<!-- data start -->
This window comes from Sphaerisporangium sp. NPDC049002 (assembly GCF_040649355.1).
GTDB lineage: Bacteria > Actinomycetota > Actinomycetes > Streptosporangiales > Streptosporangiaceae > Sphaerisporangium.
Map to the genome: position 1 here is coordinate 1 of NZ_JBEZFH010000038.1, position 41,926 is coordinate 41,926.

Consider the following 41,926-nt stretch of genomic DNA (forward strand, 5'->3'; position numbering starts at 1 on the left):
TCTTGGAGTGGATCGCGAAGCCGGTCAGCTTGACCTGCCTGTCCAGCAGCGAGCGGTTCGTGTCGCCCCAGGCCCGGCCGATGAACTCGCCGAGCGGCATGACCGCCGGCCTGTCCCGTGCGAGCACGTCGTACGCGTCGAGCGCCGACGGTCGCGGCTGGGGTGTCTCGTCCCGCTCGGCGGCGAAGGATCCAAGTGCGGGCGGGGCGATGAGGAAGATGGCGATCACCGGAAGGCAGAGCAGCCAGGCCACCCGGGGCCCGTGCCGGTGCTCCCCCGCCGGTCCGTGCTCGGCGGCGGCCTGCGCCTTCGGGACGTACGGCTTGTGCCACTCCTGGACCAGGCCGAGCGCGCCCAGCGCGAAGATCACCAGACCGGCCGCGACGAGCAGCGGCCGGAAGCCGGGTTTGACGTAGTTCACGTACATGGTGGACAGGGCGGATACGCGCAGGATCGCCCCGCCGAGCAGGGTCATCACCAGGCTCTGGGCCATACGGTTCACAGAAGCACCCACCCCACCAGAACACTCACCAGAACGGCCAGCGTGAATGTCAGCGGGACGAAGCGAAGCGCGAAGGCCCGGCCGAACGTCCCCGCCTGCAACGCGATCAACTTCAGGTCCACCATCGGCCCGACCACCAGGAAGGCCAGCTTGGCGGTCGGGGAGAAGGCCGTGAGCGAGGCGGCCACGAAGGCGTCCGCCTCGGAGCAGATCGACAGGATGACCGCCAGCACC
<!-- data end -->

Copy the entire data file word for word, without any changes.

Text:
This window comes from Sphaerisporangium sp. NPDC049002 (assembly GCF_040649355.1).
GTDB lineage: Bacteria > Actinomycetota > Actinomycetes > Streptosporangiales > Streptosporangiaceae > Sphaerisporangium.
Map to the genome: position 1 here is coordinate 1 of NZ_JBEZFH010000038.1, position 41,926 is coordinate 41,926.

Consider the following 41,926-nt stretch of genomic DNA (forward strand, 5'->3'; position numbering starts at 1 on the left):
TCTTGGAGTGGATCGCGAAGCCGGTCAGCTTGACCTGCCTGTCCAGCAGCGAGCGGTTCGTGTCGCCCCAGGCCCGGCCGATGAACTCGCCGAGCGGCATGACCGCCGGCCTGTCCCGTGCGAGCACGTCGTACGCGTCGAGCGCCGACGGTCGCGGCTGGGGTGTCTCGTCCCGCTCGGCGGCGAAGGATCCAAGTGCGGGCGGGGCGATGAGGAAGATGGCGATCACCGGAAGGCAGAGCAGCCAGGCCACCCGGGGCCCGTGCCGGTGCTCCCCCGCCGGTCCGTGCTCGGCGGCGGCCTGCGCCTTCGGGACGTACGGCTTGTGCCACTCCTGGACCAGGCCGAGCGCGCCCAGCGCGAAGATCACCAGACCGGCCGCGACGAGCAGCGGCCGGAAGCCGGGTTTGACGTAGTTCACGTACATGGTGGACAGGGCGGATACGCGCAGGATCGCCCCGCCGAGCAGGGTCATCACCAGGCTCTGGGCCATACGGTTCACAGAAGCACCCACCCCACCAGAACACTCACCAGAACGGCCAGCGTGAATGTCAGCGGGACGAAGCGAAGCGCGAAGGCCCGGCCGAACGTCCCCGCCTGCAACGCGATCAACTTCAGGTCCACCATCGGCCCGACCACCAGGAAGGCCAGCTTGGCGGTCGGGGAGAAGGCCGTGAGCGAGGCGGCCACGAAGGCGTCCGCCTCGGAGCAGATCGACAGGATGACCGCCAGCACC